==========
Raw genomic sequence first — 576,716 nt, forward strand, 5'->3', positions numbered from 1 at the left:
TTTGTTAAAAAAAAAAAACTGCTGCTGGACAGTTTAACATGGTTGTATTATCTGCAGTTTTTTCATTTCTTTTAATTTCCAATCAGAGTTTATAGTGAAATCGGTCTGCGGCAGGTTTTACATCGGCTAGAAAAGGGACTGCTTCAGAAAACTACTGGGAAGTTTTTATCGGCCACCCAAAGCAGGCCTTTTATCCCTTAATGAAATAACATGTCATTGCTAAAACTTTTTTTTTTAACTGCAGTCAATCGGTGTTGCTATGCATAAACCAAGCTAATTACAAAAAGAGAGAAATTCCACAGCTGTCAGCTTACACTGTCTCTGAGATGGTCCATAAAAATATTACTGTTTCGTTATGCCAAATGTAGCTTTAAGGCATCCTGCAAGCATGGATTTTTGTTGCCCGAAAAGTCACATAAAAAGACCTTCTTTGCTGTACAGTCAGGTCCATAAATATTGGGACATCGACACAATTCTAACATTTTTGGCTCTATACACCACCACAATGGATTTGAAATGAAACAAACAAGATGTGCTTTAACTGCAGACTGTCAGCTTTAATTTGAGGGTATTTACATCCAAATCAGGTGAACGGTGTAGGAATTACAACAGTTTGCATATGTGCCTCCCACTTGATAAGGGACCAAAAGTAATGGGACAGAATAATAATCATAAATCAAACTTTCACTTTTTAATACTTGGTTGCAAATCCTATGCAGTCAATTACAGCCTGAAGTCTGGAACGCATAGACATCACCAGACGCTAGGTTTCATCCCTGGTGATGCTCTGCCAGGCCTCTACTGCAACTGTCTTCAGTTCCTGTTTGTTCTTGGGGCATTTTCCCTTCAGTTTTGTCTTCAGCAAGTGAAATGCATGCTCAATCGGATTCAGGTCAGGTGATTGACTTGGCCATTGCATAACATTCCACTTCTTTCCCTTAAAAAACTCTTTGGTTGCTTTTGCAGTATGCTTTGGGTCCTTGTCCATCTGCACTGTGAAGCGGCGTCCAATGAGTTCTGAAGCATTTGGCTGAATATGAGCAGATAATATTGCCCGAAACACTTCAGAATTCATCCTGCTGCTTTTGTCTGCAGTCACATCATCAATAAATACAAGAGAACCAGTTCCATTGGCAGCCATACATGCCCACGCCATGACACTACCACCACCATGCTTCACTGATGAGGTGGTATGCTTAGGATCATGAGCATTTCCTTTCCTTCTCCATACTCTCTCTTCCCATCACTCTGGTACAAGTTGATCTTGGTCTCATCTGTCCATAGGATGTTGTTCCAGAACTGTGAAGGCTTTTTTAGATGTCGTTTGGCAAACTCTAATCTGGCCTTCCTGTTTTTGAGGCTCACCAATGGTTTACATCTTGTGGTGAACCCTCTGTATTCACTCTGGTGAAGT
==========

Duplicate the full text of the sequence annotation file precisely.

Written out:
Raw genomic sequence first — 576,716 nt, forward strand, 5'->3', positions numbered from 1 at the left:
TTTGTTAAAAAAAAAAAACTGCTGCTGGACAGTTTAACATGGTTGTATTATCTGCAGTTTTTTCATTTCTTTTAATTTCCAATCAGAGTTTATAGTGAAATCGGTCTGCGGCAGGTTTTACATCGGCTAGAAAAGGGACTGCTTCAGAAAACTACTGGGAAGTTTTTATCGGCCACCCAAAGCAGGCCTTTTATCCCTTAATGAAATAACATGTCATTGCTAAAACTTTTTTTTTTAACTGCAGTCAATCGGTGTTGCTATGCATAAACCAAGCTAATTACAAAAAGAGAGAAATTCCACAGCTGTCAGCTTACACTGTCTCTGAGATGGTCCATAAAAATATTACTGTTTCGTTATGCCAAATGTAGCTTTAAGGCATCCTGCAAGCATGGATTTTTGTTGCCCGAAAAGTCACATAAAAAGACCTTCTTTGCTGTACAGTCAGGTCCATAAATATTGGGACATCGACACAATTCTAACATTTTTGGCTCTATACACCACCACAATGGATTTGAAATGAAACAAACAAGATGTGCTTTAACTGCAGACTGTCAGCTTTAATTTGAGGGTATTTACATCCAAATCAGGTGAACGGTGTAGGAATTACAACAGTTTGCATATGTGCCTCCCACTTGATAAGGGACCAAAAGTAATGGGACAGAATAATAATCATAAATCAAACTTTCACTTTTTAATACTTGGTTGCAAATCCTATGCAGTCAATTACAGCCTGAAGTCTGGAACGCATAGACATCACCAGACGCTAGGTTTCATCCCTGGTGATGCTCTGCCAGGCCTCTACTGCAACTGTCTTCAGTTCCTGTTTGTTCTTGGGGCATTTTCCCTTCAGTTTTGTCTTCAGCAAGTGAAATGCATGCTCAATCGGATTCAGGTCAGGTGATTGACTTGGCCATTGCATAACATTCCACTTCTTTCCCTTAAAAAACTCTTTGGTTGCTTTTGCAGTATGCTTTGGGTCCTTGTCCATCTGCACTGTGAAGCGGCGTCCAATGAGTTCTGAAGCATTTGGCTGAATATGAGCAGATAATATTGCCCGAAACACTTCAGAATTCATCCTGCTGCTTTTGTCTGCAGTCACATCATCAATAAATACAAGAGAACCAGTTCCATTGGCAGCCATACATGCCCACGCCATGACACTACCACCACCATGCTTCACTGATGAGGTGGTATGCTTAGGATCATGAGCATTTCCTTTCCTTCTCCATACTCTCTCTTCCCATCACTCTGGTACAAGTTGATCTTGGTCTCATCTGTCCATAGGATGTTGTTCCAGAACTGTGAAGGCTTTTTTAGATGTCGTTTGGCAAACTCTAATCTGGCCTTCCTGTTTTTGAGGCTCACCAATGGTTTACATCTTGTGGTGAACCCTCTGTATTCACTCTGGTGAAGT